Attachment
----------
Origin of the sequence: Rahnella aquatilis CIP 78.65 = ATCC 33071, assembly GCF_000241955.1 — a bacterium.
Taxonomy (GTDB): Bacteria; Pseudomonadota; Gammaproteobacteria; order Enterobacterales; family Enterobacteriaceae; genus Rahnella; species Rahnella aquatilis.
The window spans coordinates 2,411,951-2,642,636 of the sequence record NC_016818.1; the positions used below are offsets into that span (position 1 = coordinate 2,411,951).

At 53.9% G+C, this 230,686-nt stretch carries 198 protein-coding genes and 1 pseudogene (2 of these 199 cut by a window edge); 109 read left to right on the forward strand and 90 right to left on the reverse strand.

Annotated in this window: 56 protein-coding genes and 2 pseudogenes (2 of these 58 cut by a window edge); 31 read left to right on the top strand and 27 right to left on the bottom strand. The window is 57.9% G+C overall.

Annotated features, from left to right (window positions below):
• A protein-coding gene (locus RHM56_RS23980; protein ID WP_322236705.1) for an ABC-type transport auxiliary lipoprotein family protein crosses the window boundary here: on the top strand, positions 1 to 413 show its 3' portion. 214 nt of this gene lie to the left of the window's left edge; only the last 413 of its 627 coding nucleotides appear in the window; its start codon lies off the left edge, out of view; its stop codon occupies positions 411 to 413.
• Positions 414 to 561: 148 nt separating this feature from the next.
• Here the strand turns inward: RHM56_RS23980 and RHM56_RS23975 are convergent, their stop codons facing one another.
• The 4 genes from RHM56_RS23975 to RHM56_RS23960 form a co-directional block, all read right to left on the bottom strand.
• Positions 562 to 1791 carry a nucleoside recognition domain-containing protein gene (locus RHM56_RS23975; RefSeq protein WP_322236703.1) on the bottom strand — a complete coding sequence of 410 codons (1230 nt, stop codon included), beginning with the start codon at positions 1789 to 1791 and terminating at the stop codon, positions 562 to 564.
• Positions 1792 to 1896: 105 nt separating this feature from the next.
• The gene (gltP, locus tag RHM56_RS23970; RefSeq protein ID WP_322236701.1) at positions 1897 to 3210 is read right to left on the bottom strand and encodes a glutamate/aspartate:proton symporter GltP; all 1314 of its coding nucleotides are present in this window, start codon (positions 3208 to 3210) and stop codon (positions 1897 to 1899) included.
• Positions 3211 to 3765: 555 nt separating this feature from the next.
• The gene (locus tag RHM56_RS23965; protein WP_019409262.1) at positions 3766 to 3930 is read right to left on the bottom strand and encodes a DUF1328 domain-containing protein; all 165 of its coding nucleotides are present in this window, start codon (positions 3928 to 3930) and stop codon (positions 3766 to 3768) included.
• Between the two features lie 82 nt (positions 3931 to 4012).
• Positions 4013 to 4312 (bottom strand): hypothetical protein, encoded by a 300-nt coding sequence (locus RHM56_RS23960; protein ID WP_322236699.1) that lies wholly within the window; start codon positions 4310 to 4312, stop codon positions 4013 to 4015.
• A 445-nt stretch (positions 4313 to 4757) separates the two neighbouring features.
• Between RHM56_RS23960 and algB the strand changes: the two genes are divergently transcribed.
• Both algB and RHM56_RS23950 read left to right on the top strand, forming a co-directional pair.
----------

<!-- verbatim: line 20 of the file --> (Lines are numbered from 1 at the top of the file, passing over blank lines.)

• Both algB and RHM56_RS23950 read left to right on the top strand, forming a co-directional pair.